THE BLOG

Worst Free Agent Signings of 2012: Nick Swisher, Zack Greinke & More

12/24/2012 02:31 pm ET | Updated Feb 23, 2013

The holiday season is a time of giving and charity, which might explain some of the contracts being offered by Major League Baseball teams this year. Ho ho oh, boy: The 2012 off-season has produced one bad deal after another in a way that recalls the halcyon days of 2001, when general managers thought it was a good idea to sign players like Mike Hampton to long-term contracts. Ahead, the five worst deals, thus far, of the 2012 off-season.

5. Zack Greinke, Los Angeles Dodgers (6 years, $147 million)
Zack Greinke is only 29 years old. He can opt out of this behemoth deal after three years. His career ERA is 3.77. That's the good news. The bad news? The Dodgers are paying $24.5 million annually for a No. 2 starter. It's hard to knock the Greinke deal for 2013, but if any contract in recent history has a chance of being Hampton'd, it's this one.

4. Brandon League, Los Angeles Dodgers (3 years, $22.5 million)
Fun with bad management: The Dodgers are paying Brandon League more money to be a middle reliever than the Reds are paying Jonathan Broxton to be a closer.

3. Nick Swisher, Cleveland Indians (4 years, $56 million)
Nick Swisher is a .256 career hitter entering his age-32 season, and if he hits some easily reachable milestones, he'll earn $70 million from the Indians over the life of this contact. The deal gets even worse when you consider that Cody Ross, arguably as good as Swisher, received $26 million over three years from Arizona. The Swisher deal is so bad, you would think Brian Cashman wrote it up.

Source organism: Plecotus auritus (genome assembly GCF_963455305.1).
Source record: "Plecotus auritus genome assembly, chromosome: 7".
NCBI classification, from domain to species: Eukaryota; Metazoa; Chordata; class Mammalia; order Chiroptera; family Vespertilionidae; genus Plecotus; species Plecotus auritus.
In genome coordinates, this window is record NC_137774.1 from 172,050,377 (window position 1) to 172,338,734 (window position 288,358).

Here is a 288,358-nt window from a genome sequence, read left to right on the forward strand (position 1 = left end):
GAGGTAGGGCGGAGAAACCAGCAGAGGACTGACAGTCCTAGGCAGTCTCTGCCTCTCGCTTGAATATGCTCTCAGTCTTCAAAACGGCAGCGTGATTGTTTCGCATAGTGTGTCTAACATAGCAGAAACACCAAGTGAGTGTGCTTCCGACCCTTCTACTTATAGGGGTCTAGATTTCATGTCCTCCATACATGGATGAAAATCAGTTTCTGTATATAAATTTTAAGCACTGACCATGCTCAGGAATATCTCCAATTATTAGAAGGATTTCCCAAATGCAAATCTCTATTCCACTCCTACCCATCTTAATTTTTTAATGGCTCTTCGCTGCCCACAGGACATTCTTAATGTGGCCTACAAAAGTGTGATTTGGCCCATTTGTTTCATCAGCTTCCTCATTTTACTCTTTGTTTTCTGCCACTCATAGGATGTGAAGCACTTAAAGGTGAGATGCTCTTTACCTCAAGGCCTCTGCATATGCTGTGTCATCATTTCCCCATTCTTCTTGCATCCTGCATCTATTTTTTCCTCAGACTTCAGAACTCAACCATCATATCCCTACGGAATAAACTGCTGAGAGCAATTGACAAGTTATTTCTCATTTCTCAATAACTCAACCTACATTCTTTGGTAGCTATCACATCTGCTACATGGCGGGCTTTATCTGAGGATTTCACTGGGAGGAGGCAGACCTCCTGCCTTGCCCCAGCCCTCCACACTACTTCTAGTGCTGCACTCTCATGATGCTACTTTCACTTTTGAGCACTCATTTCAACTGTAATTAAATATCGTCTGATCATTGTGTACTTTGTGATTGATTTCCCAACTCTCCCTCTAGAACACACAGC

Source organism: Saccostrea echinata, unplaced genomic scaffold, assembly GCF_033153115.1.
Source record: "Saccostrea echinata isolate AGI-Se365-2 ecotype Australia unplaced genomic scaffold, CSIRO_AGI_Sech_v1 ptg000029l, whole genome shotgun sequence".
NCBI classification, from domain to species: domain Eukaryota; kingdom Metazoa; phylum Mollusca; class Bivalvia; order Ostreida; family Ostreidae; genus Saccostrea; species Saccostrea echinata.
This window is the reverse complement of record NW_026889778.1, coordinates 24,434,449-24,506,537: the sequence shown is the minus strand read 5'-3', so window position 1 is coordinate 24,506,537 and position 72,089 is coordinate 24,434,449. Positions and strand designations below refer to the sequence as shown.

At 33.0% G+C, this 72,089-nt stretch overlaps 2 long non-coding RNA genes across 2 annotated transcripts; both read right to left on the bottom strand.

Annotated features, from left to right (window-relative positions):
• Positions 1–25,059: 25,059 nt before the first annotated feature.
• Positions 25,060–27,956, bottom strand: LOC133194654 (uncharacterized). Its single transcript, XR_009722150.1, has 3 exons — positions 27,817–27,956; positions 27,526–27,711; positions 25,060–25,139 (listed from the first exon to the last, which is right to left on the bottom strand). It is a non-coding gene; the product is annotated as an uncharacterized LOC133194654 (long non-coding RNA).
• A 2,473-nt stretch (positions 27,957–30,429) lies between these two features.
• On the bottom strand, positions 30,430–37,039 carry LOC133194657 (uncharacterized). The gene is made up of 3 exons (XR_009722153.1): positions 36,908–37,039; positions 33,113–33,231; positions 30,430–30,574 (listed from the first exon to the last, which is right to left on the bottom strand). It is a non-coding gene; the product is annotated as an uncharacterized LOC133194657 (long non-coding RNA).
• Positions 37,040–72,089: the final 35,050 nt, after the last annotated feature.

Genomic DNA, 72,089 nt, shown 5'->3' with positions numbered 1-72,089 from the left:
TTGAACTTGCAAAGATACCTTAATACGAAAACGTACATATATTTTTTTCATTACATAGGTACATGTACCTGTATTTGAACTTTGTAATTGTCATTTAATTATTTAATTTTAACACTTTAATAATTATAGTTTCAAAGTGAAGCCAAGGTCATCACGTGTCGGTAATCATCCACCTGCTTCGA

2. Angel Pagan, San Francisco Giants (4 years, $40 million)
Mamas, let your babies grow up to be fourth outfielders.

1. Anibal Sanchez, Detroit Tigers (5 years, $80 million)
There's nothing wrong with Anibal Sanchez, I guess; he's overcome early injury problems (thanks, Joe Girardi!) to pitch between 195 and 197 innings for three straight years. For that consistency, however, the Tigers are paying $16 million annually to a pitcher who doesn't really profile as more than a No. 3 starter. The market dictates the contract and all, but really: Giving Anibal Sanchez $80 million is like paying Porsche price for a Nissan Altima.

Dishonorable mentions: Jeff Keppinger, Chicago White Sox (3 years, $12 million); Marco Scutaro, San Francisco Giants (3 years, $20 million); whatever contract Kyle Lohse winds up signing.